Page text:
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Androvett Blog

by Erin Dooley at 3:03:15 pm

MLB Reexamining Ballpark Safety Following Fan's Fatal Fall

The fatal fall of Texas Rangers fan Shannon Stone has captured the public eye. Stone, a firefighter who attended the game with his 6-year-old son, tipped over a railing and fell to his death 20 feet below after reaching to catch a ball thrown to him by Rangers left fielder Josh Hamilton. The New York Times, Washington Post, and Wall Street Journal all covered the tragedy. 

More importantly, Stone’s death has garnered some serious attention from the Major League Baseball Association. Commissioner Bud Selig has asked all MLB franchises to conduct safety investigations, advising them to consider installing higher railings on ballpark decks.  Many safety experts say team owners should have taken note of a string of non-fatal falls that have occurred since the ballpark opened in 1994 and taken appropriate safety precautions.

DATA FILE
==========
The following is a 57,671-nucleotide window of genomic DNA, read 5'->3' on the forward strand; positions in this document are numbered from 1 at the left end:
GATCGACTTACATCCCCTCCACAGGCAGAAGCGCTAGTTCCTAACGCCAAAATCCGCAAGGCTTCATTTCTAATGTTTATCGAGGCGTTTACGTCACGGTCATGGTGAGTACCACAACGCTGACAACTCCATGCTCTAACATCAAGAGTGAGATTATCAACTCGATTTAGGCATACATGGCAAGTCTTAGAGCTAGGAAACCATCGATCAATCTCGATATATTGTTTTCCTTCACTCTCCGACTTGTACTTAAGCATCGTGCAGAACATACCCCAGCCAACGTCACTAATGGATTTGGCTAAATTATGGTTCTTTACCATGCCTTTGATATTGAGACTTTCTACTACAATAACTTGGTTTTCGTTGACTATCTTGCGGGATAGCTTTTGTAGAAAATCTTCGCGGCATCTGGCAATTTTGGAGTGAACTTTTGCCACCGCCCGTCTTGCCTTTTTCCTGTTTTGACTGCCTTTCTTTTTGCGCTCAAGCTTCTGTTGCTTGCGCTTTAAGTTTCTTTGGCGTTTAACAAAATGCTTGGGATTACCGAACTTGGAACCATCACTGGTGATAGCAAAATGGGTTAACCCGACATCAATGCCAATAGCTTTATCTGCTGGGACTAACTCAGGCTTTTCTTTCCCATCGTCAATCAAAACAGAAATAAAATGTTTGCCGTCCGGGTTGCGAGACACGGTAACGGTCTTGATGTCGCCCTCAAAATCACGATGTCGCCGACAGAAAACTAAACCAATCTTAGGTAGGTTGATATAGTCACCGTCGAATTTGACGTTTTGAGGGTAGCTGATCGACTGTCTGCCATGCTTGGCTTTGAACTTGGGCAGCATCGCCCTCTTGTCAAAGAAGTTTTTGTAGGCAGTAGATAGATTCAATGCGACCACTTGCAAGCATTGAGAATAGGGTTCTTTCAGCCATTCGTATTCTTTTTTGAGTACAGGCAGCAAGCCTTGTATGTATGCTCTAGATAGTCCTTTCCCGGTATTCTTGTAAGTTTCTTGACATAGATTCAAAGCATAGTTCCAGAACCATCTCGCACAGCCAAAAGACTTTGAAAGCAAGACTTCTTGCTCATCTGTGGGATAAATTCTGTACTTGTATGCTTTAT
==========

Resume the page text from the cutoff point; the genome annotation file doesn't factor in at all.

“Anyone with a basic understanding of physics would understand why these rails are potentially dangerous,” says Dallas trial attorney Frank L. Branson, who successfully sued the Dallas Cowboys over design flaws that resulted in the collapse of a team practice facility. “Unfortunately, the refusal to correct a serious safety issue probably cost this husband and father his life.”

Nationally known safety expert Nigel Ellis says the solution may be modifying rails so that they extend outward rather than upward. Increasing safety without compromising sightlines, this kind of guardrail is standard at hotels with tall atriums, says Ellis. Ellis tells the Dallas Morning News that it’s time MLB takes action.

According to the Dallas Observer Unfair Park blog, Rangers officials have been consulting with contractors, architects, and other experts, and have made plans to raise guardrails. In the interim, says John Blake, Executive Vice President of Communications for the Texas Rangers, ballpark officials will be taking precautionary measures, including installing signs deterring fans from leaning over rails and broadcasting a pre-game warning over the park’s public address system and on scoreboards.